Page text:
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Vital Signs

Student programs: Supportive and sustainable

By Amanda Thornton

Patients who rely on the Good Neighbor Health Clinic for free medical care have been able to get everything from acupuncture to immunizations. Now, thanks to four of DMS's 2007-08 Albert Schweitzer Fellows, the clinic—located in White River Junction, Vt., and staffed almost entirely by volunteers—can help uninsured and underinsured patients who lack enough to eat or who have mental-health problems.

Help: "Good Neighbor is gung-ho about advocacy for its patients," says second-year Duncan Meiklejohn. He and classmate Jennifer Bentwood developed a two-question survey to identify Good Neighbor patients without a steady food supply. To those who want help, Bentwood and Meiklejohn offer information about local organizations that provide food, as well as advice on applying for federal aid. "We've had some really interesting responses," says Bentwood. "Some people don't have a food need but want to know more about food resources." Others admit to a need but don't want help. "It's really hard for people to accept charity," says Bentwood, "but they know the people at Good Neighbor, and I can't imagine we'd have a better response rate by surveying somewhere else."

Even if patients prefer to remain anonymous, the aggregate survey results can help local organizations apply for grants and determine how best to allocate their food supplies. Good Neighbor is also benefiting from the efforts of second-years Leslie Morris and Lucinda Leung, whose Schweitzer project focuses on unmet mental-health needs. Last year, only one psychiatrist volunteered every other week. So Morris and Leung figured out a way to support patients with mild mental-health problems. They started by approaching psychiatrists, psychiatry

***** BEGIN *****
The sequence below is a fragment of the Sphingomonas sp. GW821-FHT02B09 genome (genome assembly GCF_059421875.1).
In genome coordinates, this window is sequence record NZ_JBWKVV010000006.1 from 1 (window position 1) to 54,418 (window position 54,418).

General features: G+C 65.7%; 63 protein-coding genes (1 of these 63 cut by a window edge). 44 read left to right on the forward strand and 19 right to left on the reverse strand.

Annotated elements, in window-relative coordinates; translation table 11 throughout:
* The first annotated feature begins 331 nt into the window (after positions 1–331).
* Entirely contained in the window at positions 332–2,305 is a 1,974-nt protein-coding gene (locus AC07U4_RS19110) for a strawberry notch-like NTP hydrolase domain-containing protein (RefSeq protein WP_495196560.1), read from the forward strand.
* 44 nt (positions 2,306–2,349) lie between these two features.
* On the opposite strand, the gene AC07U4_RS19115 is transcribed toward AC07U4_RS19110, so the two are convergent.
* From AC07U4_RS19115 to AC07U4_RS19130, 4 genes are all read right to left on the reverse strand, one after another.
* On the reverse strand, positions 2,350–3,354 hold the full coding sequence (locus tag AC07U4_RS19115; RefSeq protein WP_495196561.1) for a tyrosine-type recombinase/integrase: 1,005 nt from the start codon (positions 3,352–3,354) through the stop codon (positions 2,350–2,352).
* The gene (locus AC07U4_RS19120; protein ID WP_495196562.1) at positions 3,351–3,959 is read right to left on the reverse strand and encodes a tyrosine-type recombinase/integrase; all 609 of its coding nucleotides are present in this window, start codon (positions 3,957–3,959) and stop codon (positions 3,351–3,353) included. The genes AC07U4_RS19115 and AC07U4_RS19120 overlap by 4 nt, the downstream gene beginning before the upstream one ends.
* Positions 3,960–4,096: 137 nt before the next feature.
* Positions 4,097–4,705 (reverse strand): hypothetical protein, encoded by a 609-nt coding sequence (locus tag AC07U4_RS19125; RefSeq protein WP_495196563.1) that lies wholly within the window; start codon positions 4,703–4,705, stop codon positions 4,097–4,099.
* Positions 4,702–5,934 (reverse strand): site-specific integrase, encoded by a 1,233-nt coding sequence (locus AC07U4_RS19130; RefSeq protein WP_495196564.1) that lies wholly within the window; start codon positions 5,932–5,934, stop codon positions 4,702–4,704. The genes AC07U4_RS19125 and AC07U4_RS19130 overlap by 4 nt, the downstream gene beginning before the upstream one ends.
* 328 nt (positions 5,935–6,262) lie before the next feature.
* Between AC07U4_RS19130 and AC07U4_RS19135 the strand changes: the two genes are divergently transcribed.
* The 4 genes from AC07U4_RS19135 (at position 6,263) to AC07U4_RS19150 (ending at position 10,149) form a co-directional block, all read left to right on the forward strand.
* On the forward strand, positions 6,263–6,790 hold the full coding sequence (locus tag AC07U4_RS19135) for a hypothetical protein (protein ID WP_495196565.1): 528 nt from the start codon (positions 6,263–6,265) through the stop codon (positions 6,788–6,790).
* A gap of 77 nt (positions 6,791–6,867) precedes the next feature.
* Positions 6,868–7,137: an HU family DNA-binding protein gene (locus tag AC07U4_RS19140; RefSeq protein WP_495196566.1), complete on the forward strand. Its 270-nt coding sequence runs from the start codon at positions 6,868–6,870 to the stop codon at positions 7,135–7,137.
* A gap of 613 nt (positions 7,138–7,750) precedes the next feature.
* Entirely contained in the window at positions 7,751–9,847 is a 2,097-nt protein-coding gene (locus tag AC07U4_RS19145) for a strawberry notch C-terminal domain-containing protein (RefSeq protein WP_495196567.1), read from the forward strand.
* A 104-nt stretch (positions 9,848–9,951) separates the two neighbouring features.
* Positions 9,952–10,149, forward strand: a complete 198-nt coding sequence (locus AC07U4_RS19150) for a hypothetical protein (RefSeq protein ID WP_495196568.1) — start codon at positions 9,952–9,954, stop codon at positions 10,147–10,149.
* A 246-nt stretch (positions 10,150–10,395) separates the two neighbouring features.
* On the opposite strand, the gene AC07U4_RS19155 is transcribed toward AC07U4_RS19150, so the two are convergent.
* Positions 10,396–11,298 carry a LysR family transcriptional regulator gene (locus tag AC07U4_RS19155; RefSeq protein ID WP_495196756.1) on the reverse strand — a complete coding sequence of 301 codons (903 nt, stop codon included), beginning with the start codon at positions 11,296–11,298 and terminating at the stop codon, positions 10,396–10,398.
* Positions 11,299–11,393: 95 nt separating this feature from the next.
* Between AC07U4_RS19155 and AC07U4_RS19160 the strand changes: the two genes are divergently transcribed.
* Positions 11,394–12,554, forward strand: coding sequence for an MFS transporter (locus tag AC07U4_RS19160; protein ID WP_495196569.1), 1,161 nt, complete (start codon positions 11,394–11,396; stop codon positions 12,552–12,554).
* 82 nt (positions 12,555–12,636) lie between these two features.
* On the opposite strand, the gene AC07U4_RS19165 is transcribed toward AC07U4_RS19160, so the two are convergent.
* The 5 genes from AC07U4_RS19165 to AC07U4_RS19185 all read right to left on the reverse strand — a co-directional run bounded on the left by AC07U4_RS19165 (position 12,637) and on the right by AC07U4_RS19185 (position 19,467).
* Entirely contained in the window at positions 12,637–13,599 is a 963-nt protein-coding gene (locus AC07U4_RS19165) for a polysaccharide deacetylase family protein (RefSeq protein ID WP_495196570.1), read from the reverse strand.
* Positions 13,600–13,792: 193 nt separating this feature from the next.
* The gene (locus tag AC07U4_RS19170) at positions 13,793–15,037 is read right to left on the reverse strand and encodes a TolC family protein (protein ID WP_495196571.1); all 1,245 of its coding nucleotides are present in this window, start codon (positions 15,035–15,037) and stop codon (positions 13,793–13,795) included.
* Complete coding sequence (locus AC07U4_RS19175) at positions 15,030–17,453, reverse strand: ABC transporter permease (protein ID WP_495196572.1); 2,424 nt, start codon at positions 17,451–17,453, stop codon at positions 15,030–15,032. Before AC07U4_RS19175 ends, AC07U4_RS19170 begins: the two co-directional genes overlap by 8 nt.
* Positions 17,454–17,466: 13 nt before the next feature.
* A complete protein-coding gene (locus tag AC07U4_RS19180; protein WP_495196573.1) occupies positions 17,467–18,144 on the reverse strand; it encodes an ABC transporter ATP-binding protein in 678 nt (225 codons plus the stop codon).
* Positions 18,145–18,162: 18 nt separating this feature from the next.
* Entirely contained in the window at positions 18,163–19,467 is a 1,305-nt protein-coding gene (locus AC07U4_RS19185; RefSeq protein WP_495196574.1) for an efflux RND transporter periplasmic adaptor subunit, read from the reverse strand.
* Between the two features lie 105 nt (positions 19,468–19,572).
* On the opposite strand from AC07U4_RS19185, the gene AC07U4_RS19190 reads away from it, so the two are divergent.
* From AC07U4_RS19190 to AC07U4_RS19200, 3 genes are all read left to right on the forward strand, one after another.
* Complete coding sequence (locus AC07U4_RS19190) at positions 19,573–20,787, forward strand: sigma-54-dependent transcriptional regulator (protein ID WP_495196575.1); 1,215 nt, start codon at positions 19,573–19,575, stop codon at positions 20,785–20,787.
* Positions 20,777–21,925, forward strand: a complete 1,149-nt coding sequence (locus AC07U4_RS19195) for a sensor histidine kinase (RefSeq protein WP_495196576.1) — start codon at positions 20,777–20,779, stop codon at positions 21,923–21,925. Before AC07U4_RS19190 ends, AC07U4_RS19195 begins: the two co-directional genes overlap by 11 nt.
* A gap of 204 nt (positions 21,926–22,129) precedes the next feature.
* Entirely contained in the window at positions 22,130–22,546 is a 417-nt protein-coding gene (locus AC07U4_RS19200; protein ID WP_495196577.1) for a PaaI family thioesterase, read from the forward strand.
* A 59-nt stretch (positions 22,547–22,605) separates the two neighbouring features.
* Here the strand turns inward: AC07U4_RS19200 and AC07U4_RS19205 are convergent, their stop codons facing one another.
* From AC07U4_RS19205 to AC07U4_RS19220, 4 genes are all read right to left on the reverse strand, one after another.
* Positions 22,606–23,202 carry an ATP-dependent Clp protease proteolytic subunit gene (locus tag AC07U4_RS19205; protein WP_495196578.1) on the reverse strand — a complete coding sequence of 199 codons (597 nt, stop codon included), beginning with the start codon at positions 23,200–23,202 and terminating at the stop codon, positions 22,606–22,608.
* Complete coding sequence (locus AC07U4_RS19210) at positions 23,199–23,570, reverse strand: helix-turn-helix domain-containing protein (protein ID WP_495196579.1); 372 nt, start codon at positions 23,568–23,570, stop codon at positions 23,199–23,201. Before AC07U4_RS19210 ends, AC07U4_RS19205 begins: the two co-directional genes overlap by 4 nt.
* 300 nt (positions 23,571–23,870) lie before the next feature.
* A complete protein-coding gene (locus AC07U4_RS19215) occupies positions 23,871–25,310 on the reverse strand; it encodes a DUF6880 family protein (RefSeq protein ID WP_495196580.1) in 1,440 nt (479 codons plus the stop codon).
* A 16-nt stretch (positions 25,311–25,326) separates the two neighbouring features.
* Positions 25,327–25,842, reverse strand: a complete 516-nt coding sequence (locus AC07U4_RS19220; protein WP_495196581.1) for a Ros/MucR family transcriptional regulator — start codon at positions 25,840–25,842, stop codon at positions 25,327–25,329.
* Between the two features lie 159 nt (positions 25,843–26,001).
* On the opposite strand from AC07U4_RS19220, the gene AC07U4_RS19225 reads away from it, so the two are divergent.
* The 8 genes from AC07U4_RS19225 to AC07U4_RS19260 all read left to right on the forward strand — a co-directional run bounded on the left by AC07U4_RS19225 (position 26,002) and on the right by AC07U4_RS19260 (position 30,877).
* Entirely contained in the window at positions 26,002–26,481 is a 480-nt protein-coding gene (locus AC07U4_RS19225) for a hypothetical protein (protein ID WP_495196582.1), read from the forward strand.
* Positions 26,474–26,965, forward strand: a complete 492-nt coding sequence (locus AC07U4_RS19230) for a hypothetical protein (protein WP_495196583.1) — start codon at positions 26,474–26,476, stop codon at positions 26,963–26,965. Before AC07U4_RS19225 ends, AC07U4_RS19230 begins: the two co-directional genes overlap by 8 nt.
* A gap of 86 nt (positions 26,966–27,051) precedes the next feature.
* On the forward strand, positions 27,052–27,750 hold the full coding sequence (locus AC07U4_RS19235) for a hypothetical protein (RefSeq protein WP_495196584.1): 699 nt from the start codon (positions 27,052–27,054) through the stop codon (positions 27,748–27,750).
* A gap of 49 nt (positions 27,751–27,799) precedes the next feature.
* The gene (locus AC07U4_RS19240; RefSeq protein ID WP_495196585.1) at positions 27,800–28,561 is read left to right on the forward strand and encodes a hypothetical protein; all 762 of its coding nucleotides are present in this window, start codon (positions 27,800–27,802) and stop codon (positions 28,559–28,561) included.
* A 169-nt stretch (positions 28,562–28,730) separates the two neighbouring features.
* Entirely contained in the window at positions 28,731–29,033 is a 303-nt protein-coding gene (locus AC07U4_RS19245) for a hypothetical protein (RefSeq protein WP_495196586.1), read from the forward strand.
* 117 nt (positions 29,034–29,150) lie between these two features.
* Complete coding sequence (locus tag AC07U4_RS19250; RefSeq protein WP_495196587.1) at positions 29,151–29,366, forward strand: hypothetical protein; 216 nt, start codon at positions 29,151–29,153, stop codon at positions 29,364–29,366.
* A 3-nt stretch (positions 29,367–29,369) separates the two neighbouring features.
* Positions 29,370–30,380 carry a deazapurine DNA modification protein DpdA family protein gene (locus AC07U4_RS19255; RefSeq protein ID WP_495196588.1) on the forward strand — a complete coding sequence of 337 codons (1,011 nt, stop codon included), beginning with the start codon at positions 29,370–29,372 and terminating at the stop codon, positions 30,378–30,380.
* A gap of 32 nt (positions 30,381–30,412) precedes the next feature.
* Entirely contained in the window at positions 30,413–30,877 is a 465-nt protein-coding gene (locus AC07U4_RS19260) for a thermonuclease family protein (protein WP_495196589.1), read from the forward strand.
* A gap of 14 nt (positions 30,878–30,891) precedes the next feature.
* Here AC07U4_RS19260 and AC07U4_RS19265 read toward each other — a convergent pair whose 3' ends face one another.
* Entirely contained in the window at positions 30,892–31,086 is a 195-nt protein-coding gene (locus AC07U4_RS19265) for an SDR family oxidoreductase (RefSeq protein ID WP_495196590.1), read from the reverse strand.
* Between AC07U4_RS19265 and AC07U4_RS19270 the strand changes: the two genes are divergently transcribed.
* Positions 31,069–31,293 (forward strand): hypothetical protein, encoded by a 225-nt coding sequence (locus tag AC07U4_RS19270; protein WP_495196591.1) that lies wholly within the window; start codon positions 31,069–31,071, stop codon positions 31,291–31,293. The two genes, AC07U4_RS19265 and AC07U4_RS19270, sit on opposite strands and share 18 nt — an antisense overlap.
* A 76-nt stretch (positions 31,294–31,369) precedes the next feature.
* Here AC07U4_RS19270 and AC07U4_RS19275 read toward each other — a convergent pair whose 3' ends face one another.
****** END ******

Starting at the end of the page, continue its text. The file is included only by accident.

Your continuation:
Leung and Morris, left, and Bentwood and Meiklejohn, right, at Good Neighbor.

residents, and clinical psychology graduate students and asking them to volunteer. Next, they designed a program to train fellow medical students in the clinical management of patients with mild depression and anxiety disorders.

Students can "listen to the patient; assess the symptoms, medications, and self-care plans; and be a liaison between patient and primary-care physician," says Morris. This kind of support actually provides more continuity in care than volunteer physicians can offer. "We're trying to look at depression as a chronic disease," explains Morris.

Feedback: Leung and Morris did a

The local free clinic "is gung-ho about advocacy for its patients."

presentation on their project at a recentmeeting of the northeast chapter of the Society of Teachers of Family Medicine. "We got a lot of positive feedback," says Morris. "It doesn't sound like it's being done elsewhere."

The criteria for a Schweitzer Fellowship—200 hours on a project designed to be sustainable—are appreciated at Good Neighbor. "Sometimes someone does a project, . . . but when they leave the project falls apart," says the clinic's nurse manager, Ceil Furlong. These students intend to see that doesn't happen.

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